Developed during her time as an Artslab resident at Shopfront Contemporary Arts Centre, this show has toured and evolved since I had first encountered it in June 2011. And i am sure will keep evolving.

A sweet wide eyed clown in large underpants performs Alice’s show for us after she is met by bus – accidently. Ms Clown takes us through Alice’s belongings – reads things to us – interprets objects – and investigates performative techniques and styles.

There is everything to love about Ms Clown. She is smart, funny, intense, naieve, joyful, honest and sensitive – she tells us how it is – and we are asked to surrender assumptions and to listen. We love her and her achilles heel, her french singing, her Multi friend, her demonstration of energy exchange…

This is one of my picks of the festival. See it if you can. You’ll be delighted.


Dust is a contemporary performance piece created by Emiline Forster about Coal mining and the effect on the domestic reality of Australians. The departure point of this piece was the story of Glenn Beutel, the last man to leave the town of Acland in Queensland after and open cut coal mine edged towards his house.

The result is a one woman non text-based multi-media work. Forster has collaborated with a sound designer Terry Hart to create a work which is largely movement based.

At times I had trouble connecting with this work beyond it’s central theme – coal runs our lives – and hungered for something brutal or horrific or very political. Instead I largely watched passively as I watched her move. I was hoping to be moved to action – to be activated into activism. I wanted her to get global, to reach beyond the domestic -or even for her to get nationally political. This felt to me like a collage of ideas that need a huge dose of opinion, not just fact, to drive it to the next level.


Las Dos Fridas directed and performed by Meiwah Williams is a homage to the work and life of Frida Kahlo. Using video, music, mask, trapese, silk and acrobatics Williams creates a physical portrait of the artist.

This is a work which is highly researched, deeply investigated by the artist, but for me misses the most important question an artist should ask – what is the best way to tell this story – is the mode of circus the best mode to tell a story about a woman who suffered chronic pain? For me there was a structural difficulty with this work – in that I felt that initially, the work was focussed on Frida – and then became more about the talent, skills and physicality of the performer – and not in a self aware, conscious way.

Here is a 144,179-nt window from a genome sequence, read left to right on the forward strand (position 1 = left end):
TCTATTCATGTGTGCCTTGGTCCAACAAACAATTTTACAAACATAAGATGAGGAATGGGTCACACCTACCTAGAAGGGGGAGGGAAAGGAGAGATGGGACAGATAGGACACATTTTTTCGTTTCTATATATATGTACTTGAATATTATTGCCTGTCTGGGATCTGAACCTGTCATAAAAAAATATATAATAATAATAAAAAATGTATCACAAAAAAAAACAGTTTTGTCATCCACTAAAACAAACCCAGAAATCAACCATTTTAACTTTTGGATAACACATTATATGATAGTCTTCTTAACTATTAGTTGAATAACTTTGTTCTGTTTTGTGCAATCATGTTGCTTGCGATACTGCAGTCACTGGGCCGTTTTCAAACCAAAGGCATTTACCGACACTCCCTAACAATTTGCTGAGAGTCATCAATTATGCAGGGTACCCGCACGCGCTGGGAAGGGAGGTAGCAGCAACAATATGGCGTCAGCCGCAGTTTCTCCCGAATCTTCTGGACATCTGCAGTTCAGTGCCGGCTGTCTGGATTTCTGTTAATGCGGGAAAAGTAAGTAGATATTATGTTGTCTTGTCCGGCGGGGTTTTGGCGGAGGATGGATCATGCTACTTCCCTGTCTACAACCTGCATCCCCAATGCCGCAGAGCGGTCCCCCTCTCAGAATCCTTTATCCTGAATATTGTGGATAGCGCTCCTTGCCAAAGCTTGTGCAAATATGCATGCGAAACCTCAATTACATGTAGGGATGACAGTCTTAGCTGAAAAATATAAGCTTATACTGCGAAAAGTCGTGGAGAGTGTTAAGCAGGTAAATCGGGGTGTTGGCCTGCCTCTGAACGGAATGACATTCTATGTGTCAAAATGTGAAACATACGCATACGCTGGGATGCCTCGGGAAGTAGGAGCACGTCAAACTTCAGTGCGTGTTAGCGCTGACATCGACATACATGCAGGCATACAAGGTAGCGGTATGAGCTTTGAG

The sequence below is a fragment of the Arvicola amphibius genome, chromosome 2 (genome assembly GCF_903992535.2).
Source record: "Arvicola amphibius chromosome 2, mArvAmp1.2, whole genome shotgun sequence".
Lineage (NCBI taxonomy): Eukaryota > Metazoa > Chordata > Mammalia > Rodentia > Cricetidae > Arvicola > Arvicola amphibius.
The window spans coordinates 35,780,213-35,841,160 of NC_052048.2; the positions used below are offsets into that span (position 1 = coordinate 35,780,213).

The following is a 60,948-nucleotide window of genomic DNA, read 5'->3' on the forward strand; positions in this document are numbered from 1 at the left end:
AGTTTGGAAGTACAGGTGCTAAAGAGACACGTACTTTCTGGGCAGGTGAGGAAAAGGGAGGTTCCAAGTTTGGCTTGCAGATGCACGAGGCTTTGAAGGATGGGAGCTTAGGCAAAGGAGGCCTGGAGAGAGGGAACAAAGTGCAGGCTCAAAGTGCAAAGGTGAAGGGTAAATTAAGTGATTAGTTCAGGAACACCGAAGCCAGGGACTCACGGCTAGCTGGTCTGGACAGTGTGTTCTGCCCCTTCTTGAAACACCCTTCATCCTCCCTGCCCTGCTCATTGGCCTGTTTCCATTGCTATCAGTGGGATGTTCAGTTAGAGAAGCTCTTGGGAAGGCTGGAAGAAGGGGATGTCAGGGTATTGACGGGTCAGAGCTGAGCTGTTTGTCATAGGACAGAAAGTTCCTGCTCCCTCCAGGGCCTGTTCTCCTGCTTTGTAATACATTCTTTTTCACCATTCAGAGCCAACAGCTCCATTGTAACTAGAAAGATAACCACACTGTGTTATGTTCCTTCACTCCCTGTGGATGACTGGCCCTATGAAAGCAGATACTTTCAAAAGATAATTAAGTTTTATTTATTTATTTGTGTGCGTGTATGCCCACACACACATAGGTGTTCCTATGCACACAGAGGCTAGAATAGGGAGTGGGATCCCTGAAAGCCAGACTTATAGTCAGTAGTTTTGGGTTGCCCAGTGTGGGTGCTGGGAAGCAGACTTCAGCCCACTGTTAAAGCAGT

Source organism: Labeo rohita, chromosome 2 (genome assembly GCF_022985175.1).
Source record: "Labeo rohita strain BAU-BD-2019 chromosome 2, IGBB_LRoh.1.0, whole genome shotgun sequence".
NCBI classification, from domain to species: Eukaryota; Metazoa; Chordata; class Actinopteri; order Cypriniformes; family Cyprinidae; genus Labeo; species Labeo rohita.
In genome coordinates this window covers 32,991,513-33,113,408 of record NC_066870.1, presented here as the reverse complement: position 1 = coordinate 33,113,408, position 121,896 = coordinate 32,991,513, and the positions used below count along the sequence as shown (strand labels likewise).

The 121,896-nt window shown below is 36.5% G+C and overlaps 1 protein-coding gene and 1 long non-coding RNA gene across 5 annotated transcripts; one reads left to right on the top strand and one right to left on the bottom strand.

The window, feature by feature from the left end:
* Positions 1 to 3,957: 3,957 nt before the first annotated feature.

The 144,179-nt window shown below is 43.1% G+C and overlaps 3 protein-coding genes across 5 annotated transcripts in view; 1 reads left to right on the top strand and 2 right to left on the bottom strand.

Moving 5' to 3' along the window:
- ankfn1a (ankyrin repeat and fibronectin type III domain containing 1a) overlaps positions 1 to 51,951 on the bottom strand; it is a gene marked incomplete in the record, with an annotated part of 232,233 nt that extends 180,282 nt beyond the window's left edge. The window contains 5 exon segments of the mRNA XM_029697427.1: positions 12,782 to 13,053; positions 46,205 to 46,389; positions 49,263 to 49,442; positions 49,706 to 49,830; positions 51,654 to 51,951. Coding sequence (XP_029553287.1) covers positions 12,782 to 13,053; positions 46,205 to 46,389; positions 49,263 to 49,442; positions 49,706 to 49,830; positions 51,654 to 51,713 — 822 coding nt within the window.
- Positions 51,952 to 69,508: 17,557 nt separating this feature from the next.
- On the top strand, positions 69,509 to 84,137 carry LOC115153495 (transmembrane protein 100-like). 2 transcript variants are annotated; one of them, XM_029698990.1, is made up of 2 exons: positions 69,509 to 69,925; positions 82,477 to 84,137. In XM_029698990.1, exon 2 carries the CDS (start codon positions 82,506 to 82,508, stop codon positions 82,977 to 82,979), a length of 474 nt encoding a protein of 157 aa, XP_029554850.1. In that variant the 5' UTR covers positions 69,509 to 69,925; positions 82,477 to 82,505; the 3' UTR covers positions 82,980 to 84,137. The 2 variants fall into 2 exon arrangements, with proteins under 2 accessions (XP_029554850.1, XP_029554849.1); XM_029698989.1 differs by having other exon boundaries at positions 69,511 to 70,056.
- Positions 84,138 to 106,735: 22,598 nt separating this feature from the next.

The research is thorough – “At the age of 18 Khalo was in a life altering tram accident where a metal pole pierced her abdomen and uterus…. Khalo’s strong character, sense of humour and passionate nature shone thorough the pain and loss in her life, even tot he very end.” But the research does not seem to manifest in the work – the humour and the pain are absent. It seems the beauty and the strength is the only aspects which are presented.

There is little doubt that Williams is a very impressive performer – and coupled with Ben Walsh’s sound design, there are some surprising moments in this very heartfelt piece.


The best thing about this suite is that they are totally different pieces – text, movement, circus, clowning – what’s not to love?

Of course Fringe is about experimentation and creation – and I urge all the artists in the fringe to continue to create and develop their practice – It’s not easy.

Infact, being an artist is one of the most financially, psychologically, emotionally demanding pursuits a person can have – especially if you are doing it right…

I think a great season, and exciting programming is when there is a diverse array of style and subject on offer – and it seems that Cat Jones and the PACT team certainly have outdone themselves on this first arm of the Fringe season for 2011. I am very much looking forward to PROGRAM B on the 22nd… I hope to see you there.